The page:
Like the first time I went up there to watch the greatest show on dirt. I had arranged to hook up with Tony Stewart and his then-Outlaws driver, Danny Lasoski, to do a “scener” story.

I pulled into town and circled the outside of the track on streets which had more people than cars on them.

Half of Iowa was there.

I finally opted to do something I never do at sporting events: Heed the wavings of a guy standing in a yard while holding a “Park Here” sign. Those kinds of “deals” can turn into nightmares.

Not that time, though.

I pulled in, was waved to a great spot in the front row and watched as sign guy walked toward the car. I wondered: Will this cost an arm, a leg or both.

The guy, cleverly disguised as an Iowa farmer, kicked off the bargaining with a thoroughly unexpected tactic: He was sincerely friendly.

I was caught off guard. I could only stutter as I attempted to get a foothold in the conversation which featured talk about the weather, the drive up, the drive in, my name, my health, racing’s health, Stewart.

Big City cool totally smashed, I finally muttered: So, um, how much?

Two bucks, the guy said.

I nervously dug out two dollar bills as quickly as I could as I wanted to split before he changed his mind about charging me just two bucks for a spot 200 yards from the Knoxville Speedway turnstiles.

Then came another cheap shot: He thanked me and shook my hand. I didn’t know if I should say your welcome or ask for an ID to make sure he lived at the house he was standing in front of.

I took about two steps away and then heard, “Hey, wait a minute.”

Oh, boy, the guy must have sobered up. Here we go. “Ah, yes?”

“You forgot this,” the guy said, holding out a plastic grocery bag.

I gulped hard.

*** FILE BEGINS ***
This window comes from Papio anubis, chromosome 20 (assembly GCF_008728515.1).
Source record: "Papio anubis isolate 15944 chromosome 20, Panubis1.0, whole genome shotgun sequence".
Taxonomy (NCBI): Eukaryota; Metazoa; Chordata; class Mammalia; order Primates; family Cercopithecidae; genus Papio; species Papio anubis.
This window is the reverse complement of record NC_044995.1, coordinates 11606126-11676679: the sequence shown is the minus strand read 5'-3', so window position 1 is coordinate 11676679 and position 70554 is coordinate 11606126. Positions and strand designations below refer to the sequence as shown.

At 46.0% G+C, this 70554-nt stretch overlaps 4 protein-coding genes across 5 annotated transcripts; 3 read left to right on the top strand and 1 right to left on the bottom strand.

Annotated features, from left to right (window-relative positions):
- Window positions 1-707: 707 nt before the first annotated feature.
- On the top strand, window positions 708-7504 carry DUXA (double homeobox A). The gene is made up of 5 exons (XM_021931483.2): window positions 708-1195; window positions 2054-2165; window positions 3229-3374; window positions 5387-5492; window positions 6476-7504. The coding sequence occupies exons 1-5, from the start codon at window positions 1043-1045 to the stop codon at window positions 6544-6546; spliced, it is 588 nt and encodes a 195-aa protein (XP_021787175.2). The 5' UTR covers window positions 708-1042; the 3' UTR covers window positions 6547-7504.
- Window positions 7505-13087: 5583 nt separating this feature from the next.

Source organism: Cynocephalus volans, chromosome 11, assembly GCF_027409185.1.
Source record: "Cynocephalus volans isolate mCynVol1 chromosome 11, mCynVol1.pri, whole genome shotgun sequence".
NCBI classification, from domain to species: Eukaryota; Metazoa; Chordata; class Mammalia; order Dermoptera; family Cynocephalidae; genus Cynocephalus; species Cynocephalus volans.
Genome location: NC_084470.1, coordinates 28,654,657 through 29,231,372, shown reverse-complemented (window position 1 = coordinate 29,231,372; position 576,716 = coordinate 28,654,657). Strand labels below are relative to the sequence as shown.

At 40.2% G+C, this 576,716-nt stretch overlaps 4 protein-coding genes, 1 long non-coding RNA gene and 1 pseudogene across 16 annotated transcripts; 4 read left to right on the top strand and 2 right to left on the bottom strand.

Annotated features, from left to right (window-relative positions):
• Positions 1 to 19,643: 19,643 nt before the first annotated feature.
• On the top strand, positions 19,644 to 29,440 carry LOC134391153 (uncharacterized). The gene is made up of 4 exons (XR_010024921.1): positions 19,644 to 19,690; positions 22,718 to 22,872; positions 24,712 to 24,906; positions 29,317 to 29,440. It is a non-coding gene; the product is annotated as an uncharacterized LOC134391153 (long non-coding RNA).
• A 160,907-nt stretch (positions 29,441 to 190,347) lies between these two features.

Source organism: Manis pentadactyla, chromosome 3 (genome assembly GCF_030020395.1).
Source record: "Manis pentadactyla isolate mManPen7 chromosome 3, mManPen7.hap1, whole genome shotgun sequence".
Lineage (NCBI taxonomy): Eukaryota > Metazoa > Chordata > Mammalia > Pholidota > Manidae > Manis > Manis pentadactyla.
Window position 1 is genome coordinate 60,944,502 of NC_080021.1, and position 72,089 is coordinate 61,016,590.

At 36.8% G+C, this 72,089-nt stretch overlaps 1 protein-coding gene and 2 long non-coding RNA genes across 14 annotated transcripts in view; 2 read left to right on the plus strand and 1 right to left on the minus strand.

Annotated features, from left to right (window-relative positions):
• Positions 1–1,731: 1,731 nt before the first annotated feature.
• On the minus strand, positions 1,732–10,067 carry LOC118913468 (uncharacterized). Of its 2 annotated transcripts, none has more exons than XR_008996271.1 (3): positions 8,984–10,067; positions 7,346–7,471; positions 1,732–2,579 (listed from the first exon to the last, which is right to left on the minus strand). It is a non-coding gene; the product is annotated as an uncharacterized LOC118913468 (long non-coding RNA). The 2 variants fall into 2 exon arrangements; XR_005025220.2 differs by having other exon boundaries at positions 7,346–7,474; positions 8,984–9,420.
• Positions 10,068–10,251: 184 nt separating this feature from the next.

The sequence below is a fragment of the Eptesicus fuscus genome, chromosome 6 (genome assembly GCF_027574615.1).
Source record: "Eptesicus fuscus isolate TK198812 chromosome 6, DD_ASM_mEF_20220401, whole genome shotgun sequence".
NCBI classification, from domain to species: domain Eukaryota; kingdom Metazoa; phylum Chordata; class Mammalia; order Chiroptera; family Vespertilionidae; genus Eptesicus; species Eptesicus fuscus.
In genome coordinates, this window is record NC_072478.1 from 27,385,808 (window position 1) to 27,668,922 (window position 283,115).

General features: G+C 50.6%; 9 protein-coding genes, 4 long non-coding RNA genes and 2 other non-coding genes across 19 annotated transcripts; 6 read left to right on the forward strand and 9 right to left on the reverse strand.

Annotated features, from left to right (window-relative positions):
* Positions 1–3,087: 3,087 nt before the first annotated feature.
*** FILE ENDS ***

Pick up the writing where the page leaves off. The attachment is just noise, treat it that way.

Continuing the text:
Could there be a human head in there?

I took the bag and looked. It was a dozen ears of corn.

“Um, er, no thanks,” I said. “No more money,” I lied.

The guy looked puzzled.

And then said, “No, you get a dozen for free for parking here.”

Stewart and Lasoski were great, the sprint car Hall of Fame was incredible and I could swear my car was cleaner when I retrieved it than when I parked it that day.

I love Knoxville.

Memo to self: Suggest that they hold a big sprint car race near the Pabst Brewery in Milwaukee.

* When Sprint took over Nextel a couple years back there was a bit of uncertainty for those covering NASCAR. Nextel and its top officials were laid-back and accessible. Sprint had the reputation of being a bit harder nut to crack.

Then there was Tom Murphy.

The senior vice president for brand marketing dealt the Sprint reputation, deserved or not, a big setback. Great guy.

The man treated me like gold. He made getting Sprint’s views on racing not only easy, but enjoyable. I sure liked Tom Murphy.

It stunk to find out that he was killed Friday. It happened in the most random way you can imagine; a boulder rolled off a Colorado mountain and hit his car. You would think living in this world and working in this business would render the concept of fairness laughable.

But, you keep hoping and that is harder to do today after what happened to Tom last week.

Memo to self: There is what they are calling a celebration of Tom’s life at the Sprint Center in downtown Kansas City Thursday evening. Forgive me if the celebration is low key on my part.

– Jim Pedley can be reached at jpedley@racintoday.com

| Managing Editor, RacinToday.com Tuesday, August 18 2009